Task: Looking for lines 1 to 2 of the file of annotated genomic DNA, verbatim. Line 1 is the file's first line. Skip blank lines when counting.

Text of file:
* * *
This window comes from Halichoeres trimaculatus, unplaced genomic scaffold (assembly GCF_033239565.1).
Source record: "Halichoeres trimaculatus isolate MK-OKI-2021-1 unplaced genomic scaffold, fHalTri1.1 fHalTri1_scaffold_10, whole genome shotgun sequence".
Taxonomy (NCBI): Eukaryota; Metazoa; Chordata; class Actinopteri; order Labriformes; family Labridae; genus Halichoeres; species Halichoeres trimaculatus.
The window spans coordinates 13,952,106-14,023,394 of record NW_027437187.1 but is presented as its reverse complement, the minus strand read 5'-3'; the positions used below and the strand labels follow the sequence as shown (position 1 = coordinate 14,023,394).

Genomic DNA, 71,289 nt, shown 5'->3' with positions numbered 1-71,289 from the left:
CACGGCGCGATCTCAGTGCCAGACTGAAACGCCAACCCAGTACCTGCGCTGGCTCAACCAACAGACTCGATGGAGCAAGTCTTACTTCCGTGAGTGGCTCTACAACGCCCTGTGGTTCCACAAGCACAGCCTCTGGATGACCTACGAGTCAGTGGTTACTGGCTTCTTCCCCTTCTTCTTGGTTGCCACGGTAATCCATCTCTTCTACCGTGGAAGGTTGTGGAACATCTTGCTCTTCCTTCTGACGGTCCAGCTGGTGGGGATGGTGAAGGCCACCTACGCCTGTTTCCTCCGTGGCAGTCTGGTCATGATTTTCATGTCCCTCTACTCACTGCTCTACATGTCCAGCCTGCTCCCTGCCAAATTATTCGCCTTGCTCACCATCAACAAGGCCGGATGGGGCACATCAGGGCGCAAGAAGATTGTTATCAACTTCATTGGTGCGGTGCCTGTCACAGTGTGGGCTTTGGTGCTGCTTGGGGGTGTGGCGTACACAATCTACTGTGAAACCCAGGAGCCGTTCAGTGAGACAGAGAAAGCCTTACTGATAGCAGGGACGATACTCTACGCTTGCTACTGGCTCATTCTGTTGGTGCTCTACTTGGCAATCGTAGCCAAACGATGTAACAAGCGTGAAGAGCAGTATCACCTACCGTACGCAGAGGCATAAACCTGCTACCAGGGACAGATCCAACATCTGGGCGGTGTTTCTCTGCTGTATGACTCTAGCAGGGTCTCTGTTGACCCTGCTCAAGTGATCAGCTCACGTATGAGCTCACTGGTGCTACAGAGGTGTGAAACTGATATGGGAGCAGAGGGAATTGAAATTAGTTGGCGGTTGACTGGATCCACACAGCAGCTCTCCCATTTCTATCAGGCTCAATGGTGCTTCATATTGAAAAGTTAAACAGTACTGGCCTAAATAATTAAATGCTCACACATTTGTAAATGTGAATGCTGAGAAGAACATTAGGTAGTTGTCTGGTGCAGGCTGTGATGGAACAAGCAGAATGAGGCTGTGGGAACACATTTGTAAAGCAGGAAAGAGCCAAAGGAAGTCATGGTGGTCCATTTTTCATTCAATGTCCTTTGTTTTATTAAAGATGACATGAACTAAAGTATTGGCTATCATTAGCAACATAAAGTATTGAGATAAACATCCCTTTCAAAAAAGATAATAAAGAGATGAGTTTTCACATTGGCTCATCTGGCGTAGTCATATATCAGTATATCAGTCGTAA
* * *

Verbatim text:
This window comes from Halichoeres trimaculatus, unplaced genomic scaffold (assembly GCF_033239565.1).
Source record: "Halichoeres trimaculatus isolate MK-OKI-2021-1 unplaced genomic scaffold, fHalTri1.1 fHalTri1_scaffold_10, whole genome shotgun sequence".